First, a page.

Retired Gen. Wesley Clark only recently decided that he is a Democrat, so maybe it’s not all that surprising that his staff appears to be a little bit mixed up about the party affiliation of the Members from the critically important state of Iowa.
But staffers in the Iowa offices of GOP Reps. Tom Latham, Jim Leach and Jim Nussle were baffled to receive calls last week from Melissa Moody, a staffer on Clark’s presidential campaign, that made it sound as if the general was seeking their endorsements.
Moody called a staffer in Latham’s Ames, Iowa, office on Friday and said that Clark was interested in meeting with the Congressman. It seemed like a strange request given the fact that the other presidential contenders are busy sucking up to the Iowa delegation’s only two Democrats, Sen. Tom Harkin and Rep. Leonard Boswell.
So the Latham staffer took a message and decided to call the Congressman’s D.C. office to check in with Chief of Staff Mike Gruber. In the wake of the brouhaha over Clark’s flip-flop on how he would have voted on the Iraq war, Gruber wondered whether the general’s staff was not up to speed on things.
“We were baffled by the request,” Gruber told HOH. “We reminded Mr. Clark’s staff that Congressman Tom Latham is a Republican and is supporting President George W. Bush in the Iowa caucuses and the general election.”
Even after being reminded about Latham’s party affiliation, however, Clark’s staff persisted that they wanted to set up meetings with Republicans in order to give the general a chance to “explain his vision for the campaign,” Gruber recalled.
Even if Clark’s staff was aware of the party affiliations, Gruber noted that the requests do not “make any sense” because the Republican lawmakers are not about to become stooges and appear at some sort of bipartisan summit with the general — and then give the candidate a chance to say that he could bridge the partisan divide as president.
Reached by telephone Monday at Clark’s office in Arkansas, Moody said she is a receptionist and could not talk to a reporter about any of the calls she may have made on the general’s behalf. She referred the request to Clark’s press office, which did not call back.
New Caucus. Fresh off helping introduce the band REM for the final set at this past weekend’s Austin City Limits Music Festival, Rep. Lloyd Doggett (D-Texas) is kicking off a new Songwriters Caucus tonight.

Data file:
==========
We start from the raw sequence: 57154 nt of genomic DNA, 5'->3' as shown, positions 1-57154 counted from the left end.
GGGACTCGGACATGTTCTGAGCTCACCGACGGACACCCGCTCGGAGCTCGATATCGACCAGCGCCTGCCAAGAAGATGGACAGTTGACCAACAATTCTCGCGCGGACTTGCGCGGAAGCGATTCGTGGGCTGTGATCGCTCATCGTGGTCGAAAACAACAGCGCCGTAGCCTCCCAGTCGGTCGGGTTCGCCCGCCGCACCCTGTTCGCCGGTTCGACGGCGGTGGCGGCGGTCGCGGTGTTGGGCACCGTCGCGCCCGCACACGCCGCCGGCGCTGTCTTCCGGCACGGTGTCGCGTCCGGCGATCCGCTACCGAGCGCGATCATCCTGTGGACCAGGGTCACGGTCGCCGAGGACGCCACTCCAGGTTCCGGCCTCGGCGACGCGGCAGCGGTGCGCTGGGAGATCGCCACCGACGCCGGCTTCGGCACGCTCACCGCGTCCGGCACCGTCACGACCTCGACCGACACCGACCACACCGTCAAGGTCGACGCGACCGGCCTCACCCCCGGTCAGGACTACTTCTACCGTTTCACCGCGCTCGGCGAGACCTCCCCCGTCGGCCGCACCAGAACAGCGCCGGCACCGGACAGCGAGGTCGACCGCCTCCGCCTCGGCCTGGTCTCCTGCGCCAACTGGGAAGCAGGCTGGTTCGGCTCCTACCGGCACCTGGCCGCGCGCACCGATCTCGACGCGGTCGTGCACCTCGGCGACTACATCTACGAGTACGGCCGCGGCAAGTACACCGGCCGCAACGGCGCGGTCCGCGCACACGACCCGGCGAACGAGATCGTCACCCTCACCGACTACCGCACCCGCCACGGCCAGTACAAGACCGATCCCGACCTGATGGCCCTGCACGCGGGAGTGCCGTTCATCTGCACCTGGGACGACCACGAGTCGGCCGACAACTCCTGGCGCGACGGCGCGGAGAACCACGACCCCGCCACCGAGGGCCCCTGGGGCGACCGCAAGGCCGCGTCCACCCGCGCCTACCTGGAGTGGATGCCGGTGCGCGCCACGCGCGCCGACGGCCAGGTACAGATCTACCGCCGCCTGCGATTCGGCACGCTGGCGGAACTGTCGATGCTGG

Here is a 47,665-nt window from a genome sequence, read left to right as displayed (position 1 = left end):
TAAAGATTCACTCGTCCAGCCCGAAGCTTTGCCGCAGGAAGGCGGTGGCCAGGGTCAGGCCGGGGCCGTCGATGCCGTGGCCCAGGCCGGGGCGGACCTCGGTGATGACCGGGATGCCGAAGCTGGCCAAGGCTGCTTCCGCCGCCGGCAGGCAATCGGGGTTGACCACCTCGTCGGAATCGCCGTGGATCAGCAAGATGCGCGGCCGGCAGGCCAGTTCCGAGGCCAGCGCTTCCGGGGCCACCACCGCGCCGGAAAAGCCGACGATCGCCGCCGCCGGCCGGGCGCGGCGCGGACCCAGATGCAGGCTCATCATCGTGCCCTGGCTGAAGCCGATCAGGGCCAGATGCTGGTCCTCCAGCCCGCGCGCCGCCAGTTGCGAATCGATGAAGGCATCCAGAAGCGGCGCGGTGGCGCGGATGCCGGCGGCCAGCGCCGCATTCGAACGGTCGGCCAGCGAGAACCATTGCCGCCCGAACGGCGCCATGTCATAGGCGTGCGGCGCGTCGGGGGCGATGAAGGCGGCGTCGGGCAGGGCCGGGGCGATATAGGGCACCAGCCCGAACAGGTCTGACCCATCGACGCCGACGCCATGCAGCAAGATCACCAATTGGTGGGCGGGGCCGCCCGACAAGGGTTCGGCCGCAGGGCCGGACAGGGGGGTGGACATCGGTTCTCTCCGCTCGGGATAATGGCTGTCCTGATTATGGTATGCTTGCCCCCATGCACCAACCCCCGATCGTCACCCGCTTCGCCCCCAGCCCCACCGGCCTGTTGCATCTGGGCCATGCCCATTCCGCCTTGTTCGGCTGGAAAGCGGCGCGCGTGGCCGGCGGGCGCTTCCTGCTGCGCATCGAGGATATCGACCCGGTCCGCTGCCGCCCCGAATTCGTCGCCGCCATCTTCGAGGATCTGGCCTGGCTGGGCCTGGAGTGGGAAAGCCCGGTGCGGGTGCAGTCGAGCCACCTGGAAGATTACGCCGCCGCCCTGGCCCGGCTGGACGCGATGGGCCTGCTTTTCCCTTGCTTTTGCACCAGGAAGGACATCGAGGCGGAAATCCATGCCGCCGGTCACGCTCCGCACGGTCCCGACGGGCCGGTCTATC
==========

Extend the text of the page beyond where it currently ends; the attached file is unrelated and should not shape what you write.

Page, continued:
Doggett is hosting a mini-concert with freshman Rep. Marsha Blackburn (R-Tenn.) tonight in room 2175 of the Rayburn House Office Building to get their new caucus off on the right note. Blackburn previously served as executive director of the Tennessee Film, Entertainment and Music Commission.
The duo want to bring more attention to the people behind the hits who often get very little credit. In a “Dear Colleague” letter, Blackburn and Doggett noted that all of the accolades for “Heartbreak Hotel” went to Elvis Presley.
“However, this song was not written by Elvis but by a lady named Mae Axton, from Hendersonville, Tennessee,” wrote the lawmakers. “She and her songwriting partner, Tommy Durden, were looking at a newspaper in 1955 and noticed a suicide story about a man who killed himself and left a note with the line ‘I walk a lonely street.’”
Tonight’s event will feature a “guitar pull” with various songwriters singing some of the hits they wrote.
Among the voices to look for will be Liz Henberger, who wrote “For My Broken Heart,” which was a big hit for Reba McEntire; Gordon Kennedy and Wayne Kirkpatrick, who wrote “Change the World” for Eric Clapton; and Wayland Holyfield, whose “Can I Have This Dance” was a winner for Anne Murray in the flick “Urban Cowboy” some years ago.
Lobbying Onto the Field. While there were thousands of fans who went home disappointed after the Washington Redskins lost to the New York Giants in overtime on Sunday, GOP superlobbyist Jack Abramoff took the loss in stride.
That’s because his son, Daniel Abramoff, had the honor of having his name announced to the sellout crowd after serving as the “Kick-off Kid” for the game.
After the opening kickoff, young Abramoff ran onto the field and scooped up the kicking tee. He ran back off the field and down into the tunnel heading toward the Redskins’ locker room.